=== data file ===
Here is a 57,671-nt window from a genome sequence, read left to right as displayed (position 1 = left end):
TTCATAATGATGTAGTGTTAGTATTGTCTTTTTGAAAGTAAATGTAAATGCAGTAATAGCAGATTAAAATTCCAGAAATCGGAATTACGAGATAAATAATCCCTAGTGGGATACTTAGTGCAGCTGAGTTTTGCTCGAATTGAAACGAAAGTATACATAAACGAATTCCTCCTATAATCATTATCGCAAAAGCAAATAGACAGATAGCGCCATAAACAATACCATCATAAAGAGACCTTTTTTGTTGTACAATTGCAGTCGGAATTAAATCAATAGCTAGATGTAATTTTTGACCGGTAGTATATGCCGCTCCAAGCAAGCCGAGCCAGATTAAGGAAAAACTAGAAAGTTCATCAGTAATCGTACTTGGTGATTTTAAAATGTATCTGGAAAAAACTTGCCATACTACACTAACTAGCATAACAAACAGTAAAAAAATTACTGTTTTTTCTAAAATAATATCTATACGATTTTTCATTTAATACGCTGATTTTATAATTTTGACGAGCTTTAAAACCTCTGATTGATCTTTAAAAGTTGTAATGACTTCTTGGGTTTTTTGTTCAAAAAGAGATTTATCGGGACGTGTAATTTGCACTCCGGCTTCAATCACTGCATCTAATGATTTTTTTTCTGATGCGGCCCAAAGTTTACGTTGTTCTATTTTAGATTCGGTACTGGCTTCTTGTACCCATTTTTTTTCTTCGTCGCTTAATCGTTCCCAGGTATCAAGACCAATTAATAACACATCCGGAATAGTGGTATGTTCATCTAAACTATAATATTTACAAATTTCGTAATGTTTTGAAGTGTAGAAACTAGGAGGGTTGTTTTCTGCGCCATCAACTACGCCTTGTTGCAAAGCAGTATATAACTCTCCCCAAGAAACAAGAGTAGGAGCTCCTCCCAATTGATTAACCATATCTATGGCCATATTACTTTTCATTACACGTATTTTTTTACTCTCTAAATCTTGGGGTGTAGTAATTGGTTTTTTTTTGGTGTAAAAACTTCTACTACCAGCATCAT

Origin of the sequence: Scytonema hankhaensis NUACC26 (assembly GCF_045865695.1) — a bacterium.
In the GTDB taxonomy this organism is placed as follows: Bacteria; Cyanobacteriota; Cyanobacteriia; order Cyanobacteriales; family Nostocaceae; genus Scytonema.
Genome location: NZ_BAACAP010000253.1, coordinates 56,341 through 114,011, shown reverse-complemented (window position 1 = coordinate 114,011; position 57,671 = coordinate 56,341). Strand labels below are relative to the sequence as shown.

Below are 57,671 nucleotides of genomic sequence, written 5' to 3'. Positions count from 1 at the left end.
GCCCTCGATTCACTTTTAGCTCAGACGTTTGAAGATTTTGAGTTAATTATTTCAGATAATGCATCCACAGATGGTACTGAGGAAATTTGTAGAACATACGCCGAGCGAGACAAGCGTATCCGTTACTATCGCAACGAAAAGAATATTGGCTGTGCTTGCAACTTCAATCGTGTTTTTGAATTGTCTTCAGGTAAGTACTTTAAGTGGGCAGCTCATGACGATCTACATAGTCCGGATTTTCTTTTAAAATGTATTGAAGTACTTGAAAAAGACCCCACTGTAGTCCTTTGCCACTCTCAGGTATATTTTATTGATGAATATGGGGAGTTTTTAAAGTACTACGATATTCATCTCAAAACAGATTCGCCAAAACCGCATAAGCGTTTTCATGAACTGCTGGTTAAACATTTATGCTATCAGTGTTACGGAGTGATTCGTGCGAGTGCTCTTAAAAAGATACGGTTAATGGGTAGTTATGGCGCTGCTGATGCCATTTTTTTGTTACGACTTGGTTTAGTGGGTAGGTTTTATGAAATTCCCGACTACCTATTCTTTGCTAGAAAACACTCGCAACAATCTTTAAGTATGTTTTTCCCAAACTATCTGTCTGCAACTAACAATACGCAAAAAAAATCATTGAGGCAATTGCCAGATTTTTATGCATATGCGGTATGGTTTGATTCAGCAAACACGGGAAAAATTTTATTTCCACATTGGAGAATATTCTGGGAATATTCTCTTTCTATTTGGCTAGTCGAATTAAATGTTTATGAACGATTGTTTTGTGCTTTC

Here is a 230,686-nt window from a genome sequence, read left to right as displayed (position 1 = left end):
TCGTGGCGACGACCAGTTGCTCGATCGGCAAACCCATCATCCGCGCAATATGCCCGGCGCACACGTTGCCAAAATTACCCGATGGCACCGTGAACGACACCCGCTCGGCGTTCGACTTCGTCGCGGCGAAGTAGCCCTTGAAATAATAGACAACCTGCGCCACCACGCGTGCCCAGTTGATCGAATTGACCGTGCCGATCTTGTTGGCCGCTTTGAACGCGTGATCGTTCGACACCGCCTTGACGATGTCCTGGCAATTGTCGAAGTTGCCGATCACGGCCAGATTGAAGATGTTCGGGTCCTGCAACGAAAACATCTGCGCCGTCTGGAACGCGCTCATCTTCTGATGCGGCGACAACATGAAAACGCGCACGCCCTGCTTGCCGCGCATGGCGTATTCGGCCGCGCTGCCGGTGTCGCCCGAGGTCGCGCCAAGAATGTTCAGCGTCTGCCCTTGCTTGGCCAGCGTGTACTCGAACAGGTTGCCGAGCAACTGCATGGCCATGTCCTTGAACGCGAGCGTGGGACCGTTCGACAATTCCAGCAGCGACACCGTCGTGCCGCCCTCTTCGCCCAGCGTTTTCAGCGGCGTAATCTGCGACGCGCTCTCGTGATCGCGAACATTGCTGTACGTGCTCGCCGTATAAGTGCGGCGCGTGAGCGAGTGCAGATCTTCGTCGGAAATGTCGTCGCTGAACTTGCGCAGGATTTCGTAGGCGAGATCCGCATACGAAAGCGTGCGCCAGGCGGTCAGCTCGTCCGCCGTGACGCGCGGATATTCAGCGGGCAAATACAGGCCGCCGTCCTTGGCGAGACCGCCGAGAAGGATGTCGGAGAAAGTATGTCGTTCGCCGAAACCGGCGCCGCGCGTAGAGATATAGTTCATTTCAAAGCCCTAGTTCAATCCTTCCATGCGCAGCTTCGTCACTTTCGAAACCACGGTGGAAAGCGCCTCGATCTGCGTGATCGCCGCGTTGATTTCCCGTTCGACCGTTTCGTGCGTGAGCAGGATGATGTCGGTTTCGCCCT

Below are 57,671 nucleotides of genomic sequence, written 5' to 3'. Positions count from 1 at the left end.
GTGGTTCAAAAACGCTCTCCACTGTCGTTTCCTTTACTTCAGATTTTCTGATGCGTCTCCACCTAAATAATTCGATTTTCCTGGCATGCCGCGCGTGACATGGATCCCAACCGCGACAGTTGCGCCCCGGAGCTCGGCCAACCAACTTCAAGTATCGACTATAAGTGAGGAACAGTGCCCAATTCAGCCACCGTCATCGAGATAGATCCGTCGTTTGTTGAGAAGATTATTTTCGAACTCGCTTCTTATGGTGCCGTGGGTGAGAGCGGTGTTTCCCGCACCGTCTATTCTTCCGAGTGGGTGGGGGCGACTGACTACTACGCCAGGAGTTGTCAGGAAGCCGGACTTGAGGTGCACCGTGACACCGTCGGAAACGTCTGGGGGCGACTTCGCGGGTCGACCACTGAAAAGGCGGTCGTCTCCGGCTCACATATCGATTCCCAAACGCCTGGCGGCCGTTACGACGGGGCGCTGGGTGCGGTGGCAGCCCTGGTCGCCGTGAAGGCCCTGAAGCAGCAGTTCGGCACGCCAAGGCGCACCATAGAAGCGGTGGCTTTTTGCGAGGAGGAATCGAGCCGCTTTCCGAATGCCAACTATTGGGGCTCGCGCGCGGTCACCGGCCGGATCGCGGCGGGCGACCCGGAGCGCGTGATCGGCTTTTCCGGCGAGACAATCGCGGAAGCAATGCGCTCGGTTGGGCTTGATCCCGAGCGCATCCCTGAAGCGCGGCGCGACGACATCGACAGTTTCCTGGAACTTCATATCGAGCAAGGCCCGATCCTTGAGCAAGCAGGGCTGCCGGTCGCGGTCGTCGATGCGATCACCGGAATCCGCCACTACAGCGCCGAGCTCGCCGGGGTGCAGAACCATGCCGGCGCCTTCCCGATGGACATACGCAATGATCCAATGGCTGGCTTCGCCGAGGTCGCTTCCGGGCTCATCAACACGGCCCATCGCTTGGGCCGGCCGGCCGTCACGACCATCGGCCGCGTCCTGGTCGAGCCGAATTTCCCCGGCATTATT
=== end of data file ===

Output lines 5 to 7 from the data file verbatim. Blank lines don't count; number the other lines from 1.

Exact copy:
Genome location: NZ_BAACAP010000253.1, coordinates 56,341 through 114,011, shown reverse-complemented (window position 1 = coordinate 114,011; position 57,671 = coordinate 56,341). Strand labels below are relative to the sequence as shown.

Below are 57,671 nucleotides of genomic sequence, written 5' to 3'. Positions count from 1 at the left end.
GCCCTCGATTCACTTTTAGCTCAGACGTTTGAAGATTTTGAGTTAATTATTTCAGATAATGCATCCACAGATGGTACTGAGGAAATTTGTAGAACATACGCCGAGCGAGACAAGCGTATCCGTTACTATCGCAACGAAAAGAATATTGGCTGTGCTTGCAACTTCAATCGTGTTTTTGAATTGTCTTCAGGTAAGTACTTTAAGTGGGCAGCTCATGACGATCTACATAGTCCGGATTTTCTTTTAAAATGTATTGAAGTACTTGAAAAAGACCCCACTGTAGTCCTTTGCCACTCTCAGGTATATTTTATTGATGAATATGGGGAGTTTTTAAAGTACTACGATATTCATCTCAAAACAGATTCGCCAAAACCGCATAAGCGTTTTCATGAACTGCTGGTTAAACATTTATGCTATCAGTGTTACGGAGTGATTCGTGCGAGTGCTCTTAAAAAGATACGGTTAATGGGTAGTTATGGCGCTGCTGATGCCATTTTTTTGTTACGACTTGGTTTAGTGGGTAGGTTTTATGAAATTCCCGACTACCTATTCTTTGCTAGAAAACACTCGCAACAATCTTTAAGTATGTTTTTCCCAAACTATCTGTCTGCAACTAACAATACGCAAAAAAAATCATTGAGGCAATTGCCAGATTTTTATGCATATGCGGTATGGTTTGATTCAGCAAACACGGGAAAAATTTTATTTCCACATTGGAGAATATTCTGGGAATATTCTCTTTCTATTTGGCTAGTCGAATTAAATGTTTATGAACGATTGTTTTGTGCTTTC